“What time is it?” And when the frightened shepherd said “It is high noon!”, he replied: “Then it is still not time for us to return.” He went back to sleep. The father and his comrades went out looking for the Tells to wake them in a time of need for the fatherland. He searched often for the cave, but never found it again.
Now it happened that the Kaiser’s bailiff named Grissler rode out to Uri. And when he had lived there some time he erected a pole under the linden tree and everyone had to pass by it. On this pole he placed a hat and ordered a farmhand to sit there and keep watch. He ordered the following public proclamation: Whoever passes must bow to the hat as if the master himself stood there. And if a person did not see the hat and did not bow, he would be punished and have to pay a hefty fine.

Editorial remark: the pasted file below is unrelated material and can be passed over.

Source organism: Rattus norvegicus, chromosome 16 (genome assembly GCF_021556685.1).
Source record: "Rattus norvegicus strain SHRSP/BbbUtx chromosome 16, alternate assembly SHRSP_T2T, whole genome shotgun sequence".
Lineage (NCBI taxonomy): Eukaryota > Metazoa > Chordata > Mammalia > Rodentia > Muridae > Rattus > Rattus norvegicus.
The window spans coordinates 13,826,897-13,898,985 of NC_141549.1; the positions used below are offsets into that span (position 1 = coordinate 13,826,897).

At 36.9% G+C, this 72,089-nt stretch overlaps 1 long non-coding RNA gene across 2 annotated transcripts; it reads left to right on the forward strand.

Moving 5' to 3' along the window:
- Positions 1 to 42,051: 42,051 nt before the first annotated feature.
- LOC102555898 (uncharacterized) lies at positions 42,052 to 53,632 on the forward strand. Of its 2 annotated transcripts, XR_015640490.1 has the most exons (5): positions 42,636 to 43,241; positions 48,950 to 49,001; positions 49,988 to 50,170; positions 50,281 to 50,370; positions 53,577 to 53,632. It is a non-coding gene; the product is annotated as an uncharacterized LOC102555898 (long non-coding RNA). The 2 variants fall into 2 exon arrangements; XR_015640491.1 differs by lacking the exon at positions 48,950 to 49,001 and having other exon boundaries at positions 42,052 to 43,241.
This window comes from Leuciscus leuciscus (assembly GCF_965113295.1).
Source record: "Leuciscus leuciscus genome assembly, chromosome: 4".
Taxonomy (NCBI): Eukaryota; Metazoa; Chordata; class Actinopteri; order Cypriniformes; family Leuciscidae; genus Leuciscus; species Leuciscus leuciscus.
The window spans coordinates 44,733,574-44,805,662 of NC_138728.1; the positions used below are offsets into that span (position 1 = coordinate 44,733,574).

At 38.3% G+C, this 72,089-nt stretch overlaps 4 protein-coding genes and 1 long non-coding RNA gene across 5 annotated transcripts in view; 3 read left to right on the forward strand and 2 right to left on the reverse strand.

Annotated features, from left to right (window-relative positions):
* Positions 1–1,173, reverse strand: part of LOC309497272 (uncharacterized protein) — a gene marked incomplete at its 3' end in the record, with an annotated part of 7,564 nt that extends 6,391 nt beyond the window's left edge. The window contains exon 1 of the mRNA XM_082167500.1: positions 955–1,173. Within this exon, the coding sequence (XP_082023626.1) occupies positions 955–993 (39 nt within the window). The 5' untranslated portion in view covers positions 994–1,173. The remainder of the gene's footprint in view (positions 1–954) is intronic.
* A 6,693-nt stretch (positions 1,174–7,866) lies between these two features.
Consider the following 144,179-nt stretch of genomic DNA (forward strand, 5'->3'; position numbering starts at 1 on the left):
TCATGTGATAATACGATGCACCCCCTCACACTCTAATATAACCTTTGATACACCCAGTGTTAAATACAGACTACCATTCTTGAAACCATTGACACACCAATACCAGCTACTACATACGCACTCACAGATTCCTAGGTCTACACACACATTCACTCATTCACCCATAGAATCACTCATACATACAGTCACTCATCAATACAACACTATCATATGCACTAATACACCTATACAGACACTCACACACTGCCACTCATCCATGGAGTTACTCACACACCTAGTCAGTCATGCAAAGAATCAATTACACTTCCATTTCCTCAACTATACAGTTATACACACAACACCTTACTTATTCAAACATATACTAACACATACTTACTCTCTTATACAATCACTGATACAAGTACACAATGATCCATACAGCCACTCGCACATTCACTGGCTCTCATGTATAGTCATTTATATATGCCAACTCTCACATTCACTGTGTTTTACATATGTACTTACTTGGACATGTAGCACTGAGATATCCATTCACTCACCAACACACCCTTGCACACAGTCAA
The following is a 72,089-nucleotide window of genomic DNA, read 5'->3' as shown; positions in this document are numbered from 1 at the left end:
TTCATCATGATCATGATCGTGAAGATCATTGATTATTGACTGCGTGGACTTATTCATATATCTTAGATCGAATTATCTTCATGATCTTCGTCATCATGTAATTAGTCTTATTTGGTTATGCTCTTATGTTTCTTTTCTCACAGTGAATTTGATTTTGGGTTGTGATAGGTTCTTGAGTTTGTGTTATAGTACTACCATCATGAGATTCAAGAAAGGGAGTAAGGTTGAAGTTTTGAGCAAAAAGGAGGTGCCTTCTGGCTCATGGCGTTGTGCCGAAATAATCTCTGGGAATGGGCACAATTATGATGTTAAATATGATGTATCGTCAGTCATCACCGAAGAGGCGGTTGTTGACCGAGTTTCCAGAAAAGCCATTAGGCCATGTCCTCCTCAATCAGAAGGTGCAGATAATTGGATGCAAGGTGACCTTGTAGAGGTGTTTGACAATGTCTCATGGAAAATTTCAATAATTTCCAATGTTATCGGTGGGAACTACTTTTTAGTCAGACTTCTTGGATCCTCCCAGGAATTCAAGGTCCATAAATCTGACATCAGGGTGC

Now a pious man resided in the land; his name was Wilhelm Tell. He stood before the hat but would not bow. The servant who guarded the hat now accused Tell before the bailiff. The bailiff had Tell brought before him and asked why he did not bow before the tree and hat, as was commanded. Wilhelm Tell answered: “Dear sir, it is something like this; I do not believe that Your Grace is held in high regard. If I were a funny fellow, I would not be called Tell.”
Now Tell was a good marksman, his equal could not be found in all the land. He also had pretty children whom he loved. The bailiff had the children brought before him and when they arrived he asked Tell, which child was the dearest of all. “I love them all the same,” Tell replied. The man replied “Wilhelm, you are a good shot. One cannot find your equal in all the land. You shall now prove it to me. You shall take your children and shoot an apple from one of their heads.”